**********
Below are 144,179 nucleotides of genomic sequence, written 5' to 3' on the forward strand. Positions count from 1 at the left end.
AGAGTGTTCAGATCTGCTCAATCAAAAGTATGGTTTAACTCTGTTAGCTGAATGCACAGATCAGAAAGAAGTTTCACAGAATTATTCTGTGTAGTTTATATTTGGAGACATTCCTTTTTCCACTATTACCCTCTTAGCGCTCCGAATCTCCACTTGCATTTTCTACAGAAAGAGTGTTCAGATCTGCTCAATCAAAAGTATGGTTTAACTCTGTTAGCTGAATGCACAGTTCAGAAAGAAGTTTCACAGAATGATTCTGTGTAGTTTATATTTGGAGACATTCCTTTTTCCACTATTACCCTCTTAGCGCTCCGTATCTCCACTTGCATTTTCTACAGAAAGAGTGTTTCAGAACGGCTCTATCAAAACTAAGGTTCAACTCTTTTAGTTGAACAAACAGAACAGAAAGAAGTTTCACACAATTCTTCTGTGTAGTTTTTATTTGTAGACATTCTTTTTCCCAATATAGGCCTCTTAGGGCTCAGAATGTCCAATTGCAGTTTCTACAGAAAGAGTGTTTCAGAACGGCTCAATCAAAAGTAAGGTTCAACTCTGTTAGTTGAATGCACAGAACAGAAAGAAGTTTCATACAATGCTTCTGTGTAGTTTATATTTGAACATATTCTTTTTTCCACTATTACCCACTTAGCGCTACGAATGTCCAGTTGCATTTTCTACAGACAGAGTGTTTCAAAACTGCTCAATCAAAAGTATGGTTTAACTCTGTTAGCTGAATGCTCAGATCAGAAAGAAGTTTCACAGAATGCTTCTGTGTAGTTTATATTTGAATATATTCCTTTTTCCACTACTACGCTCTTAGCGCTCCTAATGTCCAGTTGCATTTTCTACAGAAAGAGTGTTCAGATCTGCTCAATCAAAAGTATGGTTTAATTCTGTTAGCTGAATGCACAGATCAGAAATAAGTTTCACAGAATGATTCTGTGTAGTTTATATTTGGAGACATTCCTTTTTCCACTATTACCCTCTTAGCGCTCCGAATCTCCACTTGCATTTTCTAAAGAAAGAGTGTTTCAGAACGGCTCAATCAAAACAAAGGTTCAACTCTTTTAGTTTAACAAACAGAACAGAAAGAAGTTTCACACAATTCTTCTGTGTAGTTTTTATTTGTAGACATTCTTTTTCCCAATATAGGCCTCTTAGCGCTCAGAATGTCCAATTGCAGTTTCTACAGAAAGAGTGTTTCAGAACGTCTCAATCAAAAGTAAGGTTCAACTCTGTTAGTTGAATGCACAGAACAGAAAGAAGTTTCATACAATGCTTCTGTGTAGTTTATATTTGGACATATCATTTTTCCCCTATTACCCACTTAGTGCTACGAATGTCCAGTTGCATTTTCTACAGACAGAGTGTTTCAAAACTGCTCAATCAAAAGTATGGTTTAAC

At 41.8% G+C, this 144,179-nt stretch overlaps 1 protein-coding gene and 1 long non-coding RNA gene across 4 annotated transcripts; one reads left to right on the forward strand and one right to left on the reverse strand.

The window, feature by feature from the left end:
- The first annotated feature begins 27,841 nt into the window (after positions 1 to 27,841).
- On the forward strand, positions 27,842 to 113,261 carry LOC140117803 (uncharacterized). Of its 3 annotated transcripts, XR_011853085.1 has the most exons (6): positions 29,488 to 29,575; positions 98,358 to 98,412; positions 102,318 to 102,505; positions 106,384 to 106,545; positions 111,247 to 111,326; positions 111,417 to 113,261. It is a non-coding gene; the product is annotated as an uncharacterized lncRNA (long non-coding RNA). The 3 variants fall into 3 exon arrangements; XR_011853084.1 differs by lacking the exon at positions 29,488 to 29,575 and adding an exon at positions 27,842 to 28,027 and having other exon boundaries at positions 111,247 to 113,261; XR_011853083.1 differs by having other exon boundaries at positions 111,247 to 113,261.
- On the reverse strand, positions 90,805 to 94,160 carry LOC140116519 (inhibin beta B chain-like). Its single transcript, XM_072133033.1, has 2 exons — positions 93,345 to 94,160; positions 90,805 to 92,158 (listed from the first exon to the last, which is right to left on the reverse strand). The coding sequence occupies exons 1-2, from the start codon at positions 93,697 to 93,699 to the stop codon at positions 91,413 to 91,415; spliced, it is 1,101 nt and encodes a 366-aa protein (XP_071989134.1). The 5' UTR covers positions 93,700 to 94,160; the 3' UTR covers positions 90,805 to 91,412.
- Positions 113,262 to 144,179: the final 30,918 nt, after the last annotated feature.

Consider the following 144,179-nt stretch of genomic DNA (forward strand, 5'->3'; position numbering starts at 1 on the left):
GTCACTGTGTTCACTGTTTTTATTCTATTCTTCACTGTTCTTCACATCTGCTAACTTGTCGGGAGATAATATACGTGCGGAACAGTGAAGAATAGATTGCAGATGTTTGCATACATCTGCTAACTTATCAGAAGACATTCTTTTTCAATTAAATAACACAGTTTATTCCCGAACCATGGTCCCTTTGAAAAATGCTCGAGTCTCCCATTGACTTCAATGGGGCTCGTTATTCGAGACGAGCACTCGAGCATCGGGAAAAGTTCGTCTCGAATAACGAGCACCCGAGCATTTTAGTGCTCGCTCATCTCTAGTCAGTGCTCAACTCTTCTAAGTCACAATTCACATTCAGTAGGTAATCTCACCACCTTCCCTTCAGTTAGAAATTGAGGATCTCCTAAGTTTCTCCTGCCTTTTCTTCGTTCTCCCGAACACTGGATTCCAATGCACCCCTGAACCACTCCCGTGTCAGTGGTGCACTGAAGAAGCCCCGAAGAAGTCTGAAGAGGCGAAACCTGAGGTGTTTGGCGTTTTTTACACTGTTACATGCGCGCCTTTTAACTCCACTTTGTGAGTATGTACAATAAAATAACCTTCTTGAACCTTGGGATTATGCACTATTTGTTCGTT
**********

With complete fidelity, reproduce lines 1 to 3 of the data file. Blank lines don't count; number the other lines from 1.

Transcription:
Below are 144,179 nucleotides of genomic sequence, written 5' to 3' on the forward strand. Positions count from 1 at the left end.
AGAGTGTTCAGATCTGCTCAATCAAAAGTATGGTTTAACTCTGTTAGCTGAATGCACAGATCAGAAAGAAGTTTCACAGAATTATTCTGTGTAGTTTATATTTGGAGACATTCCTTTTTCCACTATTACCCTCTTAGCGCTCCGAATCTCCACTTGCATTTTCTACAGAAAGAGTGTTCAGATCTGCTCAATCAAAAGTATGGTTTAACTCTGTTAGCTGAATGCACAGTTCAGAAAGAAGTTTCACAGAATGATTCTGTGTAGTTTATATTTGGAGACATTCCTTTTTCCACTATTACCCTCTTAGCGCTCCGTATCTCCACTTGCATTTTCTACAGAAAGAGTGTTTCAGAACGGCTCTATCAAAACTAAGGTTCAACTCTTTTAGTTGAACAAACAGAACAGAAAGAAGTTTCACACAATTCTTCTGTGTAGTTTTTATTTGTAGACATTCTTTTTCCCAATATAGGCCTCTTAGGGCTCAGAATGTCCAATTGCAGTTTCTACAGAAAGAGTGTTTCAGAACGGCTCAATCAAAAGTAAGGTTCAACTCTGTTAGTTGAATGCACAGAACAGAAAGAAGTTTCATACAATGCTTCTGTGTAGTTTATATTTGAACATATTCTTTTTTCCACTATTACCCACTTAGCGCTACGAATGTCCAGTTGCATTTTCTACAGACAGAGTGTTTCAAAACTGCTCAATCAAAAGTATGGTTTAACTCTGTTAGCTGAATGCTCAGATCAGAAAGAAGTTTCACAGAATGCTTCTGTGTAGTTTATATTTGAATATATTCCTTTTTCCACTACTACGCTCTTAGCGCTCCTAATGTCCAGTTGCATTTTCTACAGAAAGAGTGTTCAGATCTGCTCAATCAAAAGTATGGTTTAATTCTGTTAGCTGAATGCACAGATCAGAAATAAGTTTCACAGAATGATTCTGTGTAGTTTATATTTGGAGACATTCCTTTTTCCACTATTACCCTCTTAGCGCTCCGAATCTCCACTTGCATTTTCTAAAGAAAGAGTGTTTCAGAACGGCTCAATCAAAACAAAGGTTCAACTCTTTTAGTTTAACAAACAGAACAGAAAGAAGTTTCACACAATTCTTCTGTGTAGTTTTTATTTGTAGACATTCTTTTTCCCAATATAGGCCTCTTAGCGCTCAGAATGTCCAATTGCAGTTTCTACAGAAAGAGTGTTTCAGAACGTCTCAATCAAAAGTAAGGTTCAACTCTGTTAGTTGAATGCACAGAACAGAAAGAAGTTTCATACAATGCTTCTGTGTAGTTTATATTTGGACATATCATTTTTCCCCTATTACCCACTTAGTGCTACGAATGTCCAGTTGCATTTTCTACAGACAGAGTGTTTCAAAACTGCTCAATCAAAAGTATGGTTTAAC

At 41.8% G+C, this 144,179-nt stretch overlaps 1 protein-coding gene and 1 long non-coding RNA gene across 4 annotated transcripts; one reads left to right on the forward strand and one right to left on the reverse strand.